taking the reins of his family’s trafficking operations, Maluferru beca man with the necessary contacts in Latin America supplies
taking the reins of his family’s trafficking operations, Maluferru be : a man with the necessary contacts in Latin America to
- 6th, August 2021 (9 months ago)
- $ 1.250672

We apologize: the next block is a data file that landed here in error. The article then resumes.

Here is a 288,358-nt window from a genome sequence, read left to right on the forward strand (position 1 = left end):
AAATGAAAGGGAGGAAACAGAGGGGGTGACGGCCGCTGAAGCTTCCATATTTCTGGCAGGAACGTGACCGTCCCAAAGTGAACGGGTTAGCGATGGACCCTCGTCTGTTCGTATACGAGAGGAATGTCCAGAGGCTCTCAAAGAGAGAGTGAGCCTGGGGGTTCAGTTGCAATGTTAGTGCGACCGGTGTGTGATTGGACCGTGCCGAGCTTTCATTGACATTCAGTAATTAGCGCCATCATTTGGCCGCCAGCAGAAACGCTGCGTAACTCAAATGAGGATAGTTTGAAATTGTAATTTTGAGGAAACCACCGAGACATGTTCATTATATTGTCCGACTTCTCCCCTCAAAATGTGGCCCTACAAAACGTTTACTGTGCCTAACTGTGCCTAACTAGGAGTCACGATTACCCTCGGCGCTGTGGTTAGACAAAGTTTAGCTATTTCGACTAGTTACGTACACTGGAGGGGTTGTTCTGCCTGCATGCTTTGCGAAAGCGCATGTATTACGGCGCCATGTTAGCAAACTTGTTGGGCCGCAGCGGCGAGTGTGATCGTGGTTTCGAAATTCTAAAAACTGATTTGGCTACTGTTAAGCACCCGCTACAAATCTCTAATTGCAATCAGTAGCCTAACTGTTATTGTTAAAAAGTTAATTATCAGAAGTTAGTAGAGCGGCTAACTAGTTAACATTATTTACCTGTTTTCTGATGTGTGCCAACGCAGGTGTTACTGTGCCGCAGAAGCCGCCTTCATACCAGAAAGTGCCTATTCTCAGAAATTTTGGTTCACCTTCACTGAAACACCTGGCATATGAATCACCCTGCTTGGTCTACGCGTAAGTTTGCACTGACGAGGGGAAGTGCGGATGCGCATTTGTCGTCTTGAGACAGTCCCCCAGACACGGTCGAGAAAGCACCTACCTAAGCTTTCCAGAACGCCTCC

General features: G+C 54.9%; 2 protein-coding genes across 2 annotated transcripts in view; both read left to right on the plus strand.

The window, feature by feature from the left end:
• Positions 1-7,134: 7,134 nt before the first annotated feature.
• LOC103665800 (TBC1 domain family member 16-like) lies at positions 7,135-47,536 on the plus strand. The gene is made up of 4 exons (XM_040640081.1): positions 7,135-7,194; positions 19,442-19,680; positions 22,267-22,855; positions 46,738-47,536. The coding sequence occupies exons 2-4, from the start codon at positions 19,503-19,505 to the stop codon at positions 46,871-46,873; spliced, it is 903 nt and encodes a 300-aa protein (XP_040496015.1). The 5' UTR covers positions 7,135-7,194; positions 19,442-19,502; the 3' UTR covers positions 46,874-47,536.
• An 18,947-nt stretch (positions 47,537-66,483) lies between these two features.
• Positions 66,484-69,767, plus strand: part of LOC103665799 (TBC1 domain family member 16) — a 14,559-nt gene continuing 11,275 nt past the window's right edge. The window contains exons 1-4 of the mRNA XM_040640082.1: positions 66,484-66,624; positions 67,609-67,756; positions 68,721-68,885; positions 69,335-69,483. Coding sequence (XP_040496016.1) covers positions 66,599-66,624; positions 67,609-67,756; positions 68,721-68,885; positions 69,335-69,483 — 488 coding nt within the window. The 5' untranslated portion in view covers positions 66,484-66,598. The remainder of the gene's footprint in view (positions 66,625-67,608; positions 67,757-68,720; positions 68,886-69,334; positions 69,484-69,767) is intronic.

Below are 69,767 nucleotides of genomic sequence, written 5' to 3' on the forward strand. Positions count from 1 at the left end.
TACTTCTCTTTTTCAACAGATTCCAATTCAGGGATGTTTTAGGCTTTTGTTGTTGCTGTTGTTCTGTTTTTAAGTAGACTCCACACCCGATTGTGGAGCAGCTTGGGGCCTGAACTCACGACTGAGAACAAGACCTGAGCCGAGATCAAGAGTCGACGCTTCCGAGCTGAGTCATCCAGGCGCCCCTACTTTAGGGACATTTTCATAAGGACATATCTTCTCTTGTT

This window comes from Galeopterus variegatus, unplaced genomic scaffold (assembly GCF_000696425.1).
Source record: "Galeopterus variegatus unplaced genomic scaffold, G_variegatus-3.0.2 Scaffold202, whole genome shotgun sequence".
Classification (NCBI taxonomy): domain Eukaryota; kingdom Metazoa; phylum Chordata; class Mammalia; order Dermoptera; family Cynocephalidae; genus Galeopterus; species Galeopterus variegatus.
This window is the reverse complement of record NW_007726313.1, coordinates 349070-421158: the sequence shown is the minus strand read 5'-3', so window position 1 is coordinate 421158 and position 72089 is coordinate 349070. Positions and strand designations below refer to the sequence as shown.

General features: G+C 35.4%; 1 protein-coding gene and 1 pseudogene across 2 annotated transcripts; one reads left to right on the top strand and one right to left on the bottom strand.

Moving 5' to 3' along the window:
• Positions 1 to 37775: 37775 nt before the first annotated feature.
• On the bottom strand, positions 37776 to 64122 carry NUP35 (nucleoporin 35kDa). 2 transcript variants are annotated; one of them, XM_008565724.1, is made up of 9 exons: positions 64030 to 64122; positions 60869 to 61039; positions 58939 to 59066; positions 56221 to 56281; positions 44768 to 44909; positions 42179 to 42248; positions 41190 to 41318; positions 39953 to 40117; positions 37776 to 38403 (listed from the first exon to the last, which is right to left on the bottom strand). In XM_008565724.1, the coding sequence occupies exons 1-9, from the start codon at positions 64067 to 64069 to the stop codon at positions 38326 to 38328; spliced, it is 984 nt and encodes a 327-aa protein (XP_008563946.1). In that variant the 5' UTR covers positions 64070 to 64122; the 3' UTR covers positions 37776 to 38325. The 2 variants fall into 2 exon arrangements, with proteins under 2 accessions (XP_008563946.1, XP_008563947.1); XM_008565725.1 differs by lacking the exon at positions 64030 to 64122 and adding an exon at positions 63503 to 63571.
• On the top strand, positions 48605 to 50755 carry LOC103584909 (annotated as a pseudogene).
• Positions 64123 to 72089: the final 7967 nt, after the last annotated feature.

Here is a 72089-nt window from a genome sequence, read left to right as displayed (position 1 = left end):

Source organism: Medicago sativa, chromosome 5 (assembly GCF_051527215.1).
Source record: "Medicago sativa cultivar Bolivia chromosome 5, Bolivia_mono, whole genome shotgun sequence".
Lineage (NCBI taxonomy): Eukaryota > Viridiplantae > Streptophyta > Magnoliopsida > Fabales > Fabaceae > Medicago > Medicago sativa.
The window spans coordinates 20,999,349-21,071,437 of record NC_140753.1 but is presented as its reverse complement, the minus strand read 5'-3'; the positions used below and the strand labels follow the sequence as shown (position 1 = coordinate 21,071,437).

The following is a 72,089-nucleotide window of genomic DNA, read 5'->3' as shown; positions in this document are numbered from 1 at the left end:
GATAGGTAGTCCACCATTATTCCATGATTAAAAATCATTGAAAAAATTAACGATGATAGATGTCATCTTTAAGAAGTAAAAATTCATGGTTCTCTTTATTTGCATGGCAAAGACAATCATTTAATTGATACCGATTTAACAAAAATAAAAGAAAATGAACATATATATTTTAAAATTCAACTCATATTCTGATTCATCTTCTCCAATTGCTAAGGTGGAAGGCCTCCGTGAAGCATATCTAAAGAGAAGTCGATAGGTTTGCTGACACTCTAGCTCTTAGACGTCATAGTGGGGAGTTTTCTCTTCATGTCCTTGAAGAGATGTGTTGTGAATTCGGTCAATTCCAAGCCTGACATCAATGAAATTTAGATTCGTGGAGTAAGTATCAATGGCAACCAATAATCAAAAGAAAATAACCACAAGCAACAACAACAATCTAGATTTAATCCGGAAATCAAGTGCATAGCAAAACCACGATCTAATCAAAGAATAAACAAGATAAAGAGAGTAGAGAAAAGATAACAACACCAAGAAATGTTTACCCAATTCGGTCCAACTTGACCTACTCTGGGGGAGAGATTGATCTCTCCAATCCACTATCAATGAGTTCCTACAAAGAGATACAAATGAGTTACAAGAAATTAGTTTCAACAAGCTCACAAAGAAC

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After taking the reins of his family’s trafficking operations, Maluferru became a rare connector of worlds: a man with the necessary contacts in Latin America to secure huge supplies of cocaine, and in Europe to get the drugs through key ports. As part of a group known in underworld circles as the “Gang of Belgium,” he sourced cocaine in Colombia and Brazil, had it shipped through the Ivory Coast, and brought it in through the docks of Northwest Europe: Antwerp, Hamburg, and Rotterdam. At every stop, he charmed and bullied other narcos into doing his bidding, and deployed tricks of the trade to conceal shipments that made him one of Calabria’s biggest-ever traffickers. He had a reputation for keeping out of trouble. One client of his was heard on wiretaps saying admiringly that Maluferru had only once been “f**cked,” when 18 bricks of cocaine were seized from a stash house. This two-part series, based on two years of research by reporters from IrpiMedia and OCCRP, explores how the ’Ndrangheta’s drug trafficking network operates. The first part focused on the group in Europe, showing how an ’Ndrangheta clan named the Giorgi-Boviciani, based in Germany, shuttled cocaine across the continent and moved the proceeds into the legal economy. In this, the second part, we plunge into the Latin American and African sides of the operation, showing how the ’Ndrangheta’s top brokers and suppliers — led in part by Calabria’s Romeo-Staccu clan — dominate ports where corruption allows the cocaine trade to thrive Maluferru roughly translated means “armed and dangerous.” But today Giuseppe Romeo is at least no longer armed. On March 11, he was arrested in Barcelona in an Interpol-led investigation with Spain’s Guardia Civil and Italian police. Two months later, many of his ’Ndrangheta associates, including his former clients from the Giorgi-Boviciani clan, covered in Part 1 of this series, were arrested in Operation Platinum, a separate cross-border raid which targeted the crime group around Europe. Already provisionally sentenced by Italian authorities to 20 years in absentia for international drug trafficking, Maluferru has now been extradited and faces fresh charges. Once described by a fellow narco as being able to ship cocaine “mancu li cani” — meaning “like nobody else” in the Calabrian dialect — Maluferru had, since 2008, built a globe-spanning empire that moved tons of drugs into Europe’s ports. What follows, based on court and police documents, Italian orders of custody, and interviews with law enforcement sources, is an inside look at his alleged narcotics system: how it was built, how the drugs ran through it, and why it eventually collapsed.
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